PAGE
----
Sequels. They're made because either the multitude of fans demand it, the creators still have affection for their characters and a story to tell, or because the money-makers won't pass up the opportunity to milk the cash-cow dry.
Its been 10 years since MIB II - the sequel that fans wanted but most were sorely disappointed by - rolled into cinemas 5 long years after the first outing took the world by storm (and quite rightly so.) The doubling up on the time gap between that and this third outing has sadly not doubled up on the fun factor or the excitement levels.
So, MIB 3 feels like it definitely slots into the last category - especially when you add to the mix that filming started on it before they'd finished the script. That never bodes well for the final product, and the reunion of the first, last and only defence of the worst scum of the universe is no exception to the rule.
Now, people can say that sequels will always suffer from the laws of diminishing returns, but there are ones that do buck that trend, and it's those that remember where they came from whilst moving forward on their journey that make, if not better, then at least as good, viewing. Stories that link back to the initial appearance, or connect the dots, or make references or nods to the beginning of the franchise, help to not only make it worthwhile to follow, but acknowledge the fans who helped put the films into the record books. Here, there is little or no respect given to either of the other two adventures of Agents J and K. By this, I mean that there is precious little reference to any scenes or situations that viewers would want or expect to see - the MIB Headquarters was built in the 60's and Smith's J travelling back in time to 1969 should have invited commentary at least on the furniture and style of the building, or some jokes but here in MIB 3, although there is a J, an O and a K, there is a distinct lack of E to complete the picture and deliver one of the things that made MIB so great.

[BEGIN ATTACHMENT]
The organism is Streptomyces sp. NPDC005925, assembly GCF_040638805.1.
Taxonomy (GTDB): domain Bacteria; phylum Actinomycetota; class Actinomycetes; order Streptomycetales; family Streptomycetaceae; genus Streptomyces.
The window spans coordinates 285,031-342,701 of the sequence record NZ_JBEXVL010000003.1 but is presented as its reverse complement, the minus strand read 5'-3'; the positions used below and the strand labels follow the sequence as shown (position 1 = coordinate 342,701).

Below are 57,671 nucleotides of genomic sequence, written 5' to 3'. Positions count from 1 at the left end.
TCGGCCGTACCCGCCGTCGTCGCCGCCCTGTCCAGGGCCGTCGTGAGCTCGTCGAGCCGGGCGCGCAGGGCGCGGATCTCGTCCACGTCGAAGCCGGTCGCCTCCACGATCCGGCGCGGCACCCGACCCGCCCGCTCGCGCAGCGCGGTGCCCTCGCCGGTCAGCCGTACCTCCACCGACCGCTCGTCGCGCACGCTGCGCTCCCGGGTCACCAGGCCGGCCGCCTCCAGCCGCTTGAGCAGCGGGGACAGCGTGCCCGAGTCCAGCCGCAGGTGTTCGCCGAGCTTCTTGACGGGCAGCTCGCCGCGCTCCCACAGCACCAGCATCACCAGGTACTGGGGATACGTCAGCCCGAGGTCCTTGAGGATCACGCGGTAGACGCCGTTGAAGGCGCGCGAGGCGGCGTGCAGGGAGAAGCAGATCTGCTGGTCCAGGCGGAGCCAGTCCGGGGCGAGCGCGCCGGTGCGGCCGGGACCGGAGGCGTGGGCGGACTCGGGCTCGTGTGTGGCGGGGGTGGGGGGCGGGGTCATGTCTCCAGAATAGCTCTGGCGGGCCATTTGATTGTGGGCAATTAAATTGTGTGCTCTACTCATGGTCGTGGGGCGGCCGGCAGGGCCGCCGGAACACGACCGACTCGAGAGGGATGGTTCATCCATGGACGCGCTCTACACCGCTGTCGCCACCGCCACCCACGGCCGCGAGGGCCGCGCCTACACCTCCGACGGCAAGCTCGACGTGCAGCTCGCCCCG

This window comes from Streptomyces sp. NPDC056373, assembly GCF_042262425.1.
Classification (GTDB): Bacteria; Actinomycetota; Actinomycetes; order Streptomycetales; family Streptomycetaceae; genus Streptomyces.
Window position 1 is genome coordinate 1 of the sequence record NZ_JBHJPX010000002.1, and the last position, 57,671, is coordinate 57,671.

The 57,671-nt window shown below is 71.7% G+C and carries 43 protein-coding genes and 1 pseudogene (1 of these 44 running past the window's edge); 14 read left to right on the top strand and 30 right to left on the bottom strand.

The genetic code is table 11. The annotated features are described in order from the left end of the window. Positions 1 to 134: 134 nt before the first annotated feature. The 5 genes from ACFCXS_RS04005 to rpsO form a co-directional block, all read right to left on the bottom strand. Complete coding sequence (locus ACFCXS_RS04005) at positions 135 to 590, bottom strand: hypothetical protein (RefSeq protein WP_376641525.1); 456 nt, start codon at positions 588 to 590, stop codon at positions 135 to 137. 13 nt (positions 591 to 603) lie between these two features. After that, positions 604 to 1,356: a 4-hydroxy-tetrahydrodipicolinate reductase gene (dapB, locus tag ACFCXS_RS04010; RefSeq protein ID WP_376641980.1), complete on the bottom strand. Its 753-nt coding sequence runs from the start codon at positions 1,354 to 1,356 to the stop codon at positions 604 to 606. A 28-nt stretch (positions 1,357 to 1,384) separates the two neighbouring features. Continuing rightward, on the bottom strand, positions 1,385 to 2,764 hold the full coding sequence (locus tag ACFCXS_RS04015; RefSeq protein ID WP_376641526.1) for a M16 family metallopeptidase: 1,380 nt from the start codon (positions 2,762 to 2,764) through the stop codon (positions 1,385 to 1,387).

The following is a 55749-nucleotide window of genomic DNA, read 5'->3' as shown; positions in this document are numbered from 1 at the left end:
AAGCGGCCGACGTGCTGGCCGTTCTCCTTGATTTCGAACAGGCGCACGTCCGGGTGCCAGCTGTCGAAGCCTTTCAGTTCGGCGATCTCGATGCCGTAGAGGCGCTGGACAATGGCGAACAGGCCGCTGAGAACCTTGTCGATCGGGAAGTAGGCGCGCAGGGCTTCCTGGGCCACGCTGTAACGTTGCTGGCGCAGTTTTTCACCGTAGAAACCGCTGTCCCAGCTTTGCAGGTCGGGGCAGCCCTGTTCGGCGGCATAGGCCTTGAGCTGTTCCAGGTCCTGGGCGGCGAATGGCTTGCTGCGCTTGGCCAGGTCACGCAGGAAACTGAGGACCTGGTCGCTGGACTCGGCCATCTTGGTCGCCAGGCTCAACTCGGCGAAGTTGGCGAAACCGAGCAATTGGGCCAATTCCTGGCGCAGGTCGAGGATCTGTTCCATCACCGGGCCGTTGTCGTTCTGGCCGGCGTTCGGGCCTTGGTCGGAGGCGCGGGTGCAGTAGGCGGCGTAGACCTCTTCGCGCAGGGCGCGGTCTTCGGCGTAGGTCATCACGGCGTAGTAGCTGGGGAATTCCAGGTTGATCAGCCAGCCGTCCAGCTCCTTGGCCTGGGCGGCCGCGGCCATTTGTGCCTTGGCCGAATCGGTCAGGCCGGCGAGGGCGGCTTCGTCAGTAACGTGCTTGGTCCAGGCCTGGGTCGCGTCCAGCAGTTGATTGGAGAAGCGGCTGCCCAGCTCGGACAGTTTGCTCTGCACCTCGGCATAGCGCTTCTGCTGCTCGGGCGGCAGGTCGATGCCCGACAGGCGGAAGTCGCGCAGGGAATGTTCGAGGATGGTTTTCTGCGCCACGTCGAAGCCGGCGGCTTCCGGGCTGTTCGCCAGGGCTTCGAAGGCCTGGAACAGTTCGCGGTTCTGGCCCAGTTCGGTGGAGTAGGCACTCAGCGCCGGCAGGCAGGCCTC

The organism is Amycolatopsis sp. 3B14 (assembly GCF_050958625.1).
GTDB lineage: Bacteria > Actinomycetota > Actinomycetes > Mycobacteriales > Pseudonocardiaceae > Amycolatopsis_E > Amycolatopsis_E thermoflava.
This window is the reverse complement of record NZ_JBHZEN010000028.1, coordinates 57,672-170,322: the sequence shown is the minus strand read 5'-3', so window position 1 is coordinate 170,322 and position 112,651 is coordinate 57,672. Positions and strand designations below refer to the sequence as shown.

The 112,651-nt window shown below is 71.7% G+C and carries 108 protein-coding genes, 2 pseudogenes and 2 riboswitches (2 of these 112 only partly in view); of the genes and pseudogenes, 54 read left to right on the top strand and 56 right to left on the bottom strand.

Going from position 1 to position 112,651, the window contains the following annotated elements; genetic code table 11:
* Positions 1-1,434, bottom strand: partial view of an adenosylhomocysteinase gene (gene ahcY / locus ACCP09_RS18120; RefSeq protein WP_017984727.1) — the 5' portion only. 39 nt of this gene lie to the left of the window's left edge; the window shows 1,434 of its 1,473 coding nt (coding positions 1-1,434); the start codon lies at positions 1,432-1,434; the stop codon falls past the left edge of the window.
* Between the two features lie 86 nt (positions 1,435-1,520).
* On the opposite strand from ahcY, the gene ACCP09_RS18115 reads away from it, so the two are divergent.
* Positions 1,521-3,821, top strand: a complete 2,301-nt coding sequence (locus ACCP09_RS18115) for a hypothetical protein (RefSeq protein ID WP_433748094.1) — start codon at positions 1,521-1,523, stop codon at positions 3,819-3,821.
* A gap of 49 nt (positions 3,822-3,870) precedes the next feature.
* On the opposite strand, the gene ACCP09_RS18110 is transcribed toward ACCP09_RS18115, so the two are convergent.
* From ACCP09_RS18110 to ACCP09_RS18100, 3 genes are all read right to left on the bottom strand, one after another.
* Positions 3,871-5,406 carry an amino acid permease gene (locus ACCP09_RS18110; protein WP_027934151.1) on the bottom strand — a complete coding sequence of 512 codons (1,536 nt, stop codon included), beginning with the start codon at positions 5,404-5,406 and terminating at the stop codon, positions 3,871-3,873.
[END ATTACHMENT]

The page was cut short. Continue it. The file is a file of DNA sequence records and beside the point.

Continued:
The banter and not always successful "learning on the job" between Smith and Jones gave to the screen a duo to match the likes of popular Riggs and Murtagh of Lethal Weapon where youthful exuberance clashed head on with worn-down experience. Here, the balance is absent because Jones is mainly absent, replaced by a greatly convincing Brolin. His K isn't jaded so the banter clashes are few and far between - and these are sorely missed. These, along with the unfortunate and mis-guided interactions of J and the hidden alien races throughout New York City have been sidelined in favour of a bland, by the numbers back in time travel plot that doesn't even have the courage to present the difficulties that Smith's black agent would have faced in America during the 60's.
Time travel, as depicted in The Terminator and the Back To The Future trilogies, can deliver scares, thrills and laughs in equal measures with a healthy dose "what? how? why?" as well. The biggest thought into the aspect of time travelling - or time jumping in this case - appears to be the method by which it is achieved. Visually, the process here is one of the best ever committed to celluloid but this brief flash of brilliance only goes to make the overall disappointment that much harder when you realise what could be accomplished if the film had been thought out from the very beginning.
It's not an awful film, but when you start to think back and remember exactly how good it all started off in 1997, the taste of this one becomes all the more bitter. You long for the "ticks and shuffling" of villain D'Onofrio with his anger management issues concerning cockroaches rather than the strangely cast Clement who tries to do the same but has to make do with losing it when people keep calling him Boris The Animal rather than Boris.
Fans of the franchise may well wish that the neuroliser actually existed so they could wipe the memory of this, and the second fiasco from their minds....
UK release date: 25.05.12